There is no way I can put it any better; Games For Windows Live (GFWL) is awful. Not only is it cumbersome, especially when combined with other forms of DRM such as those built into Steam, but it openly punishes gamers who most want to use Microsoft products.
Way back when, my first encounter with GFWL was Fallout 3. At first, I thought it was pretty cool that I could play Fallout 3 on my PC and get achievements in it that were reflected in my Xbox Live account. I don't recall having any problems with using my Xbox while playing Fallout 3, so I didn't get why so many other people had complaints about GFWL. It was just one more login to get it started, what's the big deal?
Not too long ago, I bought the Game of the Year edition of Fallout 3 through Steam so I could play through all the DLC that I missed. I wasn't thrilled to find out that even the Steam version had GFWL, but that didn't immediately make me regret buying it. Since then I've gotten Fallout: New Vegas, which uses Steamworks, which provides the achievements and the ability to buy DLC through Steam.
I've played through Fallout: New Vegas and purchased all the DLC separate from my initial purchase, and never had a single problem. Throughout almost the entire game, I've watched TV shows and movies through Netflix on my xbox 360, which requires me to login to my Xbox Live account because an Xbox Live gold account is required to use Netflix.
Now I want to go back to Fallout 3 and play through it again, except when I start the game, it logs into my Xbox Live account and promptly disconnects from my xbox. GFWL and Xbox Live will not allow me to be logged into both services at the same time on the same account, despite the fact that I'm doing entirely different functions on two different devices.
I want to play Fallout 3 on my PC, and watch Netflix (which requires its own login and account, with its own costs!) on my Xbox 360. Because of Microsoft's policies, I cannot do both without some inconvenience, being either having to re-login every time I finish an episode of a TV show or movie, or risk having achievements malfunction and not being able to use the DLC that I want to play in Fallout 3.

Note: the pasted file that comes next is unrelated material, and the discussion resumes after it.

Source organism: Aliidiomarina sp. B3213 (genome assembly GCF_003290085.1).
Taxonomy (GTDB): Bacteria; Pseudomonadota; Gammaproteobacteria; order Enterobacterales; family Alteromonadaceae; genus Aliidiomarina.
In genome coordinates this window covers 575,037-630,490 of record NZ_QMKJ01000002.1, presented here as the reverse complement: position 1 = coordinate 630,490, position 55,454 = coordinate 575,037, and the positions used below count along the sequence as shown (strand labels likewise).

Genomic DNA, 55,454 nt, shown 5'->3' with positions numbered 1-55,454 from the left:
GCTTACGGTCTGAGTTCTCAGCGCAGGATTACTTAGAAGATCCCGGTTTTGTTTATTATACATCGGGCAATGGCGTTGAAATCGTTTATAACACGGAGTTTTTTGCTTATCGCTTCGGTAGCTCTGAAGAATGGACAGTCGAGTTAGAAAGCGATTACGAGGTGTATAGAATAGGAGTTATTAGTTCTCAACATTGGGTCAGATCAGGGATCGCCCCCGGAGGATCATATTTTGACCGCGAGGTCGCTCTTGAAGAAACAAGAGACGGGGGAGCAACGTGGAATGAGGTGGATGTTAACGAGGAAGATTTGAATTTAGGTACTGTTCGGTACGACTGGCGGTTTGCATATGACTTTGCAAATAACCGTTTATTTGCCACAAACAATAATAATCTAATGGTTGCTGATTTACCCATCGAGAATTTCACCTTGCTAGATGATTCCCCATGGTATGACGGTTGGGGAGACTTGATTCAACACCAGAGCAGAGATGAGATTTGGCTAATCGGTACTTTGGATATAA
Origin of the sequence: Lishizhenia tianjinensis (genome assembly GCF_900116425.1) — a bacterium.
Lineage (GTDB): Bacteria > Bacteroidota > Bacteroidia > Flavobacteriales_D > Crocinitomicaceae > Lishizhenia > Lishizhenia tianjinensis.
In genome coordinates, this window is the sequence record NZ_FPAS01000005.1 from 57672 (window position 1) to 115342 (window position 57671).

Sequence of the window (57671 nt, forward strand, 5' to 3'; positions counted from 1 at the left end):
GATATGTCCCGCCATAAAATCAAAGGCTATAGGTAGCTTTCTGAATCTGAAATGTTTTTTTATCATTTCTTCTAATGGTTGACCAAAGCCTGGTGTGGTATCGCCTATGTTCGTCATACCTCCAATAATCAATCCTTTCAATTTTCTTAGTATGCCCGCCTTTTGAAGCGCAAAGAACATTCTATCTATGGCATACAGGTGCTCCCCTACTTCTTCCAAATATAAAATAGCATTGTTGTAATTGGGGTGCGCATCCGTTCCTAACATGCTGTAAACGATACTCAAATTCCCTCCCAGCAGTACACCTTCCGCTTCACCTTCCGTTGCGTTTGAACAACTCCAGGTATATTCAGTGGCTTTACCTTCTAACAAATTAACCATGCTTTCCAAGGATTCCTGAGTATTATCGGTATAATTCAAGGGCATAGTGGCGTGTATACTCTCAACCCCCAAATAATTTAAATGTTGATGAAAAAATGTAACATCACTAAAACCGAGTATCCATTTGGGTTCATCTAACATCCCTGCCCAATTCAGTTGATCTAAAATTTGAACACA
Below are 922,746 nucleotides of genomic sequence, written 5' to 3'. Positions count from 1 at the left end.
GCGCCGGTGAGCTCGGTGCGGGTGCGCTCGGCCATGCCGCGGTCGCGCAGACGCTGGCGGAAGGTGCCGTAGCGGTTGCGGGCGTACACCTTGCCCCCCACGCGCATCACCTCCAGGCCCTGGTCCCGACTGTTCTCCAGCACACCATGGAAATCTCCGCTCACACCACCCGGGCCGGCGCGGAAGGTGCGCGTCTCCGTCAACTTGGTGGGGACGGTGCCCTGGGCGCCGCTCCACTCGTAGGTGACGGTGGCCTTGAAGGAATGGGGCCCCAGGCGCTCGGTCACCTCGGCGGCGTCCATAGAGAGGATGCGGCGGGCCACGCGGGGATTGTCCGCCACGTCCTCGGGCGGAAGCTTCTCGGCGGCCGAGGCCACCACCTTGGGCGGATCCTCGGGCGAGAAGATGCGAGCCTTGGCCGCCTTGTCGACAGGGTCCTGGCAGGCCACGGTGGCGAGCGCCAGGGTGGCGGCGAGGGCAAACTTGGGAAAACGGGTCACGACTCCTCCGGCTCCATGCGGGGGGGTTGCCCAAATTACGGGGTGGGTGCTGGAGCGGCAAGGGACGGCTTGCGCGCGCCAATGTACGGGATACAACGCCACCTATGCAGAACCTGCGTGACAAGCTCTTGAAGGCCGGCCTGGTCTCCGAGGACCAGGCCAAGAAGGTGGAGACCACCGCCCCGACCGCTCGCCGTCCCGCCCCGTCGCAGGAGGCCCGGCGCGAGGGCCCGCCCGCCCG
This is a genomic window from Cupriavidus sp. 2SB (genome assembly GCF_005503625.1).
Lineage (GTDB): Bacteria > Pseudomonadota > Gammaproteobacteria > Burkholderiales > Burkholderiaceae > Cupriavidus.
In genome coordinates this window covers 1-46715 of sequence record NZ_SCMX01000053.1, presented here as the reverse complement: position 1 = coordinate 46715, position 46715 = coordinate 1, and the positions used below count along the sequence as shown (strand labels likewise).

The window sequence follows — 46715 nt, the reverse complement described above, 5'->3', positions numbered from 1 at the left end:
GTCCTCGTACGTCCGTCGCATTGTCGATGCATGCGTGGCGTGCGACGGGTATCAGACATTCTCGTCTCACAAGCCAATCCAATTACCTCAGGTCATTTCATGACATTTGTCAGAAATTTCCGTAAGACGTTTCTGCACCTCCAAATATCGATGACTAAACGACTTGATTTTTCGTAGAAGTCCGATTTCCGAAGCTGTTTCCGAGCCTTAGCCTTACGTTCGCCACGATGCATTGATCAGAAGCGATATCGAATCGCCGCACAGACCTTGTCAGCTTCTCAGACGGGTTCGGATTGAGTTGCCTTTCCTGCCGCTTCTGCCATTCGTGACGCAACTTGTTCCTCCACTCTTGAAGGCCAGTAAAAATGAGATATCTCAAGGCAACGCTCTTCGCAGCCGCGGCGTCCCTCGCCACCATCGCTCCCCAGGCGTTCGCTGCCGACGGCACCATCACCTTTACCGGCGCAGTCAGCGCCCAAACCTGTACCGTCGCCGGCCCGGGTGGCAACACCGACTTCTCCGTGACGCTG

Because of these hassles, I can barely muster the enthusiasm to play Fallout 3. During my vacation, I sank over 40 hours into Fallout: New Vegas and watched an unholy amount of Netflix because the DRM and copy controls were not preventing me, the legitimate, paying consumer, from using those products which I've paid for. The other side of that is Fallout 3, where the DRM is actively working against me to prevent me from using both products at the same time.
These frustrations are what drive so many others to video game and movie/TV piracy. If I were downloading movies and TV shows illegally, I could watch as much as I want while being logged into GFWL because watching local media on an Xbox 360 does not need an Xbox Live gold account. Similarly, if I were playing a pirated, cracked copy of Fallout 3, I'd at least be able to play the game while being logged into Xbox Live because the cracked copy would bypass GFWL.
This doesn't just affect Fallout 3. I have Section 8: Prejudice, which also uses GFWL, which I also can't muster any enthusiasm to play. Section 8: Prejudice is also mostly a multiplayer game which takes advantage of GFWL matchmaking services. There is no logging in, logging out, logging in like sometimes works out in Fallout 3. It's either GFWL or Xbox Live but never both. With these kind of irritations, it affects the community of a game. If it's a hassle to play Section 8: Prejudice because of GFWL, it's easier just to play one of the bazillion other multiplayer action games on PC that don't need GFWL.
DRM only punishes legitimate, paying customers. It's not a hassle for people who illegally download and pirate games and movies. Games For Windows Live is particularly bad because it doesn't just affect one product, it affects multiple products across multiple platforms. I will be more wary in the future not to buy games that use Games For Windows Live because it sucks.